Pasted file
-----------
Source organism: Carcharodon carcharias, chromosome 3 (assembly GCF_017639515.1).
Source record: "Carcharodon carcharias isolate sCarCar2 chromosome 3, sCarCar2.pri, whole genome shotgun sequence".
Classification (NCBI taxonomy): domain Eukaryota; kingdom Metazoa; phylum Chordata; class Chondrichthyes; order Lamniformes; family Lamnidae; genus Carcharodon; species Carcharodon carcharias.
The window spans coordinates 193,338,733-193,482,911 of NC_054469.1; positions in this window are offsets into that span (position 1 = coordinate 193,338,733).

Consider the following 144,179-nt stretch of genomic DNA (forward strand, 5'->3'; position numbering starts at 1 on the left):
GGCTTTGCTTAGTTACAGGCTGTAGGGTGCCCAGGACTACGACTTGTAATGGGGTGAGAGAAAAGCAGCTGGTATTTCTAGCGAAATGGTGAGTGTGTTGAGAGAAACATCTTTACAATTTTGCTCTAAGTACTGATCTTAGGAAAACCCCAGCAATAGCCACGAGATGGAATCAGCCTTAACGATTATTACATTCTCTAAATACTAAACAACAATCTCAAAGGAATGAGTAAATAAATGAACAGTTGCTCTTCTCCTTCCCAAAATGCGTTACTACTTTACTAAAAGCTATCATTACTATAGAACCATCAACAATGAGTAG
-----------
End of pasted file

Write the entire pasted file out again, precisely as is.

Source organism: Carcharodon carcharias, chromosome 3 (assembly GCF_017639515.1).
Source record: "Carcharodon carcharias isolate sCarCar2 chromosome 3, sCarCar2.pri, whole genome shotgun sequence".
Classification (NCBI taxonomy): domain Eukaryota; kingdom Metazoa; phylum Chordata; class Chondrichthyes; order Lamniformes; family Lamnidae; genus Carcharodon; species Carcharodon carcharias.
The window spans coordinates 193,338,733-193,482,911 of NC_054469.1; positions in this window are offsets into that span (position 1 = coordinate 193,338,733).

Consider the following 144,179-nt stretch of genomic DNA (forward strand, 5'->3'; position numbering starts at 1 on the left):
GGCTTTGCTTAGTTACAGGCTGTAGGGTGCCCAGGACTACGACTTGTAATGGGGTGAGAGAAAAGCAGCTGGTATTTCTAGCGAAATGGTGAGTGTGTTGAGAGAAACATCTTTACAATTTTGCTCTAAGTACTGATCTTAGGAAAACCCCAGCAATAGCCACGAGATGGAATCAGCCTTAACGATTATTACATTCTCTAAATACTAAACAACAATCTCAAAGGAATGAGTAAATAAATGAACAGTTGCTCTTCTCCTTCCCAAAATGCGTTACTACTTTACTAAAAGCTATCATTACTATAGAACCATCAACAATGAGTAG